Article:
SH Archive Tartarian Professional Knights: Tournaments and Parades in Nuremberg OP Username
KorbenDallas OP Date
2018-12-28 12:49:56 Reaction Score
26 Reply Count

KD Archive

Not actually KorbenDallas
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Sep 22, 2020
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For right now I do think that the majority of the medieval knights were some sort of pro-sportsmen, rather than soldiers. We allegedly have this thing called hastilude, which was a generic term used in the Middle Ages to refer to many kinds of martial games. One of those martial games was jousting:

  • Jousting is a martial game between two horsemen wielding lances with blunted tips. The primary aim was to replicate a clash of heavy cavalry, with each participant trying hard to strike the opponent while riding towards him at high speed, if possible breaking the lance on the opponent's shield or jousting armour, or unhorsing him. The joust became an iconic characteristic of the knight in Romantic medievalism. The participants experience close to three and a quarter times their body weight in G-forces when the lances collide with their armour.
Tartary Flag / Crest
It appears that Tartary had at least two different flags. One of those flags represented the Emperor of Tartary, and the other one represented the actual Empire of Tartary. You can see those flags below. I have no clue why they had to have two different flags. May be only wisdom of the Owl could control the power of the Griffin. Then again, may be the power of the Griffin was supposed to safeguard the wisdom of the Owl.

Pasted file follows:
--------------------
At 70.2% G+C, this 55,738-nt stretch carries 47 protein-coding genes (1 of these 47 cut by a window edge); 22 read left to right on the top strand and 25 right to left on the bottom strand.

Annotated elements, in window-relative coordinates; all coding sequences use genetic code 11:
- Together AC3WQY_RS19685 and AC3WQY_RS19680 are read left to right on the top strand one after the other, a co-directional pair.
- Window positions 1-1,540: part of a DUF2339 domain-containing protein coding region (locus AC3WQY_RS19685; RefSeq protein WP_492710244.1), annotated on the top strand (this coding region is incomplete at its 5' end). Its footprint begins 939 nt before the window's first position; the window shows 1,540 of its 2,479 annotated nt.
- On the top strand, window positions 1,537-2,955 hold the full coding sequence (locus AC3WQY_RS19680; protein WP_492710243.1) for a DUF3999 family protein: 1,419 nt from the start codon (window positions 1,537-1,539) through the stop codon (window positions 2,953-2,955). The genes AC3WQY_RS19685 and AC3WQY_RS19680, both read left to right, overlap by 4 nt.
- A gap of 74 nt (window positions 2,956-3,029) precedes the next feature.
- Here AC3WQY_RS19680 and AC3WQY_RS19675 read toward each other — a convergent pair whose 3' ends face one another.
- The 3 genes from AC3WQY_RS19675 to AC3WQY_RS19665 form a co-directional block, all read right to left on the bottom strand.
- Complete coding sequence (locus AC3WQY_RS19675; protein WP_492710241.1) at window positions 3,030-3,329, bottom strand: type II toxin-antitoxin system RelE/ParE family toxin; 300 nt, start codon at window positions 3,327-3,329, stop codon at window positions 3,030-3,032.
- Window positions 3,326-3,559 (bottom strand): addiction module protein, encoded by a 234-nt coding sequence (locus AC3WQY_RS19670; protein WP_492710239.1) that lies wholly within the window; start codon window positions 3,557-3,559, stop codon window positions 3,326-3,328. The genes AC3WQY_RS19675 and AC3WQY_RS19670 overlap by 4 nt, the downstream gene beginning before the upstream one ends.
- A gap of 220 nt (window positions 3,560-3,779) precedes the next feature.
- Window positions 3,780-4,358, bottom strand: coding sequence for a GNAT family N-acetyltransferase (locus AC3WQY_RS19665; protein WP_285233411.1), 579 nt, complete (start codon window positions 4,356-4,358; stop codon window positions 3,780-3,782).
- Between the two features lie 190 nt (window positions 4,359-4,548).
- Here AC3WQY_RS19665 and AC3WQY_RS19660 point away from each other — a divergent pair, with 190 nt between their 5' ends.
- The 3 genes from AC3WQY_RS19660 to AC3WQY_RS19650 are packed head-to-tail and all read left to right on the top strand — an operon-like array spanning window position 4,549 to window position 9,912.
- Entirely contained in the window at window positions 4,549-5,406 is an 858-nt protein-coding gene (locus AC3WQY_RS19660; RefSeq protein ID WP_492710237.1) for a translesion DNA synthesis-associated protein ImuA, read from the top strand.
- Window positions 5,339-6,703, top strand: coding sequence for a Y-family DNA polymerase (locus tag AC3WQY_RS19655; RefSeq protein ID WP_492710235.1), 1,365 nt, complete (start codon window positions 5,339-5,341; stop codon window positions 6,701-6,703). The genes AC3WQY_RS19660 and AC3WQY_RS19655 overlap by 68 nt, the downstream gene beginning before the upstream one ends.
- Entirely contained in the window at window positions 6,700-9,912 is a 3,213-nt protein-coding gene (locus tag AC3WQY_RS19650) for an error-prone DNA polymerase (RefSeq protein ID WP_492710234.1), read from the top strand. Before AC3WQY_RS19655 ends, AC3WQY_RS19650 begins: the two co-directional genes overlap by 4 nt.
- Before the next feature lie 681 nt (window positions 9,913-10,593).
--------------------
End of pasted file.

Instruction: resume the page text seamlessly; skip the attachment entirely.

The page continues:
While browsing through the Album of Tournaments and Parades in Nuremberg (16th-17th centuries), I noticed a couple of knights sporting owls on their horse blankets.

I think those owls could be indicating that these specific knights were representing the Tartarian Empire during the tournament. Well, at least, one of the below owls did. May be both, for if the Owl symbol did represent the Empire of Tartary, I'm not sure it could have been used by some other Kingdom, Empire, or whatever they had back then.

Now I finally got to the point of this overinflated post. These two knights appear to have their names written above their heads.

KD: If you can make out these two names, please let us know what they are. Also, if you have anything to share (related to this thread), please feel free to do so.
Note: This OP was recovered from the Wayback Archive.


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Aug 25, 2020
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With the weapons and strategy of the time, a regiment in the American Civil War could have killed about 500 to 1000 men per minute, "but in fact only one to two men fell per minute during a battle. After the Battle of Getisburg, 27000 muskets left behind were collected on the battlefield, 90 percent of which were loaded. This is unusual because at that time it took 95 percent of the time to load and only 5 percent to fire. Even more unusual was that of the loaded weapons, over half were loaded more than once. One gun still had 23 bullets in the barrel. People exposed themselves to fire, they were ready to die, but they couldn't bring themselves to kill. Killing has to be learned." - Dave Grossman
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